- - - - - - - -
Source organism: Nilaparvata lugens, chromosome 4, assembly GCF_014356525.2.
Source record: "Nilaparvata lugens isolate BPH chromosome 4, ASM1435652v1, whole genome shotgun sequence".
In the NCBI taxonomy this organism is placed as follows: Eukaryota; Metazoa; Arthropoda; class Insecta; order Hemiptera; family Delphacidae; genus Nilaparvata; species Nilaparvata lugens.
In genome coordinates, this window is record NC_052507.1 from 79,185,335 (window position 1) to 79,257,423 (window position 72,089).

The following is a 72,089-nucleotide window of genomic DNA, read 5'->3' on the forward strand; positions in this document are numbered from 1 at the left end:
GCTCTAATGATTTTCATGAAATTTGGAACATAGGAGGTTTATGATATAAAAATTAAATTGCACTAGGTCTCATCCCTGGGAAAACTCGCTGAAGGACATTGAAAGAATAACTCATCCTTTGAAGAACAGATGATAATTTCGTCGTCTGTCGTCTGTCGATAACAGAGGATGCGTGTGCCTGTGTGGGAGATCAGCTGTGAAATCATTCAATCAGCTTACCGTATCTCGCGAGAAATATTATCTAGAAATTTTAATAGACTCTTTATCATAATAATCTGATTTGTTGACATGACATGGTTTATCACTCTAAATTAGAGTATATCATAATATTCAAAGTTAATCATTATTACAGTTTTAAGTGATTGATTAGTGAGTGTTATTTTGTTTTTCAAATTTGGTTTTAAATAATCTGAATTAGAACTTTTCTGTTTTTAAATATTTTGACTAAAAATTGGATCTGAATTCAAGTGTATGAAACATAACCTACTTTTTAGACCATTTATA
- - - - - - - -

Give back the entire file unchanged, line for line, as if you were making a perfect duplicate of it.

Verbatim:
Source organism: Nilaparvata lugens, chromosome 4, assembly GCF_014356525.2.
Source record: "Nilaparvata lugens isolate BPH chromosome 4, ASM1435652v1, whole genome shotgun sequence".
In the NCBI taxonomy this organism is placed as follows: Eukaryota; Metazoa; Arthropoda; class Insecta; order Hemiptera; family Delphacidae; genus Nilaparvata; species Nilaparvata lugens.
In genome coordinates, this window is record NC_052507.1 from 79,185,335 (window position 1) to 79,257,423 (window position 72,089).

The following is a 72,089-nucleotide window of genomic DNA, read 5'->3' on the forward strand; positions in this document are numbered from 1 at the left end:
GCTCTAATGATTTTCATGAAATTTGGAACATAGGAGGTTTATGATATAAAAATTAAATTGCACTAGGTCTCATCCCTGGGAAAACTCGCTGAAGGACATTGAAAGAATAACTCATCCTTTGAAGAACAGATGATAATTTCGTCGTCTGTCGTCTGTCGATAACAGAGGATGCGTGTGCCTGTGTGGGAGATCAGCTGTGAAATCATTCAATCAGCTTACCGTATCTCGCGAGAAATATTATCTAGAAATTTTAATAGACTCTTTATCATAATAATCTGATTTGTTGACATGACATGGTTTATCACTCTAAATTAGAGTATATCATAATATTCAAAGTTAATCATTATTACAGTTTTAAGTGATTGATTAGTGAGTGTTATTTTGTTTTTCAAATTTGGTTTTAAATAATCTGAATTAGAACTTTTCTGTTTTTAAATATTTTGACTAAAAATTGGATCTGAATTCAAGTGTATGAAACATAACCTACTTTTTAGACCATTTATA